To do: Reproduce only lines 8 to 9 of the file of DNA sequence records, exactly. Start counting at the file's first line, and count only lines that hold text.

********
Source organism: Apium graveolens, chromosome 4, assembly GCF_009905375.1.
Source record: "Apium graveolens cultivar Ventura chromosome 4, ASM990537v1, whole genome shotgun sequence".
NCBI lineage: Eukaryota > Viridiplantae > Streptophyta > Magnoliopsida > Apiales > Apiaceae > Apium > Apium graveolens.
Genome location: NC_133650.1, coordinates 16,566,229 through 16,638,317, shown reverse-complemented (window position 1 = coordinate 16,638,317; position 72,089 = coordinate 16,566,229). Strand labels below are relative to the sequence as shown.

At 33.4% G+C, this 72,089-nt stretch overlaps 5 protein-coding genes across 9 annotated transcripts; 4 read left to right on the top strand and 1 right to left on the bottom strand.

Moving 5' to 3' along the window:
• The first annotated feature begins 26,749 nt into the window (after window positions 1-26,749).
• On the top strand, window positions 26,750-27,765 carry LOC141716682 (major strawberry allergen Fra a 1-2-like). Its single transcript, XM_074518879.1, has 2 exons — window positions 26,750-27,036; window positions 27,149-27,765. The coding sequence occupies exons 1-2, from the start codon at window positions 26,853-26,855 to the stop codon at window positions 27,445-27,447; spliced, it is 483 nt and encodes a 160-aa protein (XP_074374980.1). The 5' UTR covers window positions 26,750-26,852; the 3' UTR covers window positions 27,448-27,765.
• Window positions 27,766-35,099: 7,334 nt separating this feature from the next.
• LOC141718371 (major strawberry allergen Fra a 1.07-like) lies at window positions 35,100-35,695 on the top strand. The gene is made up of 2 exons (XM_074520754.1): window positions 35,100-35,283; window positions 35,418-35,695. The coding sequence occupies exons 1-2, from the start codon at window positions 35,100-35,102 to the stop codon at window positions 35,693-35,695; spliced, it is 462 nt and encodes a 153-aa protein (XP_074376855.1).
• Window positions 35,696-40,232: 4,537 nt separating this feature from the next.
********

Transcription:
• On the top strand, window positions 26,750-27,765 carry LOC141716682 (major strawberry allergen Fra a 1-2-like). Its single transcript, XM_074518879.1, has 2 exons — window positions 26,750-27,036; window positions 27,149-27,765. The coding sequence occupies exons 1-2, from the start codon at window positions 26,853-26,855 to the stop codon at window positions 27,445-27,447; spliced, it is 483 nt and encodes a 160-aa protein (XP_074374980.1). The 5' UTR covers window positions 26,750-26,852; the 3' UTR covers window positions 27,448-27,765.
• Window positions 27,766-35,099: 7,334 nt separating this feature from the next.